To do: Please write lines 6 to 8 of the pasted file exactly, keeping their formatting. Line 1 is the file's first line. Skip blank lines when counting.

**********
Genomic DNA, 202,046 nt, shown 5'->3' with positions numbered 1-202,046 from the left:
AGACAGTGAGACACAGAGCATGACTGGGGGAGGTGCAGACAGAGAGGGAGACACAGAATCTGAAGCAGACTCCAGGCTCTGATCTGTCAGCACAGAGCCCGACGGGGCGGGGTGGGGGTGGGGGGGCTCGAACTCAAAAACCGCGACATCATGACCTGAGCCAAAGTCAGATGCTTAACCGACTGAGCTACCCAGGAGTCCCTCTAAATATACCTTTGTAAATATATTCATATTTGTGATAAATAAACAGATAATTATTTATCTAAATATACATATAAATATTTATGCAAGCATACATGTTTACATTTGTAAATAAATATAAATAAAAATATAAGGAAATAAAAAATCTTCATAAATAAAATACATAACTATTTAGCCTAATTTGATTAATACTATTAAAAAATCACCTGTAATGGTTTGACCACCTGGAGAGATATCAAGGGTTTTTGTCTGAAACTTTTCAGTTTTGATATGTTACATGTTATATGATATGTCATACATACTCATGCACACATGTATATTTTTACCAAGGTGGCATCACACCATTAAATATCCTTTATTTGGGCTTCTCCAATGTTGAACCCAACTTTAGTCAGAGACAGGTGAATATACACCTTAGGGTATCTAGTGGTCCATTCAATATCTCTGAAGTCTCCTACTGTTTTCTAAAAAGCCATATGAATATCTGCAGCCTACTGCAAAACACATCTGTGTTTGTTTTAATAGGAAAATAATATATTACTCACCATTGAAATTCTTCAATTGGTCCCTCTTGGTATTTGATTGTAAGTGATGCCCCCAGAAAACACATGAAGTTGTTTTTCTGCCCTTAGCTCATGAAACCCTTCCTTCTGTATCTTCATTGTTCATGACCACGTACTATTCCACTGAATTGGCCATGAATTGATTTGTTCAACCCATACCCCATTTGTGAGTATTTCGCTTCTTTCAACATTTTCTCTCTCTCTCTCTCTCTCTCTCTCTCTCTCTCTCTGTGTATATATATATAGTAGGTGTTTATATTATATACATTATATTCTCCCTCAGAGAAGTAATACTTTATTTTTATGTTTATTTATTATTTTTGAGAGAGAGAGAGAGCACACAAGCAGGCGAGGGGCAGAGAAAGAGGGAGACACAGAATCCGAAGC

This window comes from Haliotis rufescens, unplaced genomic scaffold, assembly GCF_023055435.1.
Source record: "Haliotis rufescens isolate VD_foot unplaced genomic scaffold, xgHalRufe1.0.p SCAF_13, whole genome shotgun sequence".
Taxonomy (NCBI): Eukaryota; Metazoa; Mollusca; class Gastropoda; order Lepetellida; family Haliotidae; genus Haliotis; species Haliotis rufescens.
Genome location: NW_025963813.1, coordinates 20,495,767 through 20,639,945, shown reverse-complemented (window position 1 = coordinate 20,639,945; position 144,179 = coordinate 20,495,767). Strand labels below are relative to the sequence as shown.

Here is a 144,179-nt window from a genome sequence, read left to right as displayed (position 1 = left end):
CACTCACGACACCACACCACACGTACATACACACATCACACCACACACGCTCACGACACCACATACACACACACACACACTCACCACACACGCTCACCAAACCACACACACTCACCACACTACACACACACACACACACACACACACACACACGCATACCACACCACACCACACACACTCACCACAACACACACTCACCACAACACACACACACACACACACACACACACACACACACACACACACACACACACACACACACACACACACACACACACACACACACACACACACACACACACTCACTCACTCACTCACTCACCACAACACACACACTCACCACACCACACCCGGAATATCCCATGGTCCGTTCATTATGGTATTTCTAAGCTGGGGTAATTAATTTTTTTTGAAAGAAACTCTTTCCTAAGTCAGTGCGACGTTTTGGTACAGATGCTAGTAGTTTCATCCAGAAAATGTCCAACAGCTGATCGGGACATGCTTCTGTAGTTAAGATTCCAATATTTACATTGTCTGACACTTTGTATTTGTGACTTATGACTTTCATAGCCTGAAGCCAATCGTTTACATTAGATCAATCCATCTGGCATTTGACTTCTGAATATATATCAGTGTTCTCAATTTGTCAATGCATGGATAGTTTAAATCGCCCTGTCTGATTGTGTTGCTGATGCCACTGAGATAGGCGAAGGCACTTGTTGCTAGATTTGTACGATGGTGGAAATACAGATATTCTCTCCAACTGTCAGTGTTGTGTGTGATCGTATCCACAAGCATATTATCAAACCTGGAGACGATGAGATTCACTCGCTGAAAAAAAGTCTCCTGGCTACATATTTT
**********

Genome location: NW_025963813.1, coordinates 20,495,767 through 20,639,945, shown reverse-complemented (window position 1 = coordinate 20,639,945; position 144,179 = coordinate 20,495,767). Strand labels below are relative to the sequence as shown.

Here is a 144,179-nt window from a genome sequence, read left to right as displayed (position 1 = left end):
CACTCACGACACCACACCACACGTACATACACACATCACACCACACACGCTCACGACACCACATACACACACACACACACTCACCACACACGCTCACCAAACCACACACACTCACCACACTACACACACACACACACACACACACACACACACGCATACCACACCACACCACACACACTCACCACAACACACACTCACCACAACACACACACACACACACACACACACACACACACACACACACACACACACACACACACACACACACACACACACACACACACACACACACACACACACACTCACTCACTCACTCACTCACCACAACACACACACTCACCACACCACACCCGGAATATCCCATGGTCCGTTCATTATGGTATTTCTAAGCTGGGGTAATTAATTTTTTTTGAAAGAAACTCTTTCCTAAGTCAGTGCGACGTTTTGGTACAGATGCTAGTAGTTTCATCCAGAAAATGTCCAACAGCTGATCGGGACATGCTTCTGTAGTTAAGATTCCAATATTTACATTGTCTGACACTTTGTATTTGTGACTTATGACTTTCATAGCCTGAAGCCAATCGTTTACATTAGATCAATCCATCTGGCATTTGACTTCTGAATATATATCAGTGTTCTCAATTTGTCAATGCATGGATAGTTTAAATCGCCCTGTCTGATTGTGTTGCTGATGCCACTGAGATAGGCGAAGGCACTTGTTGCTAGATTTGTACGATGGTGGAAATACAGATATTCTCTCCAACTGTCAGTGTTGTGTGTGATCGTATCCACAAGCATATTATCAAACCTGGAGACGATGAGATTCACTCGCTGAAAAAAAGTCTCCTGGCTACATATTTT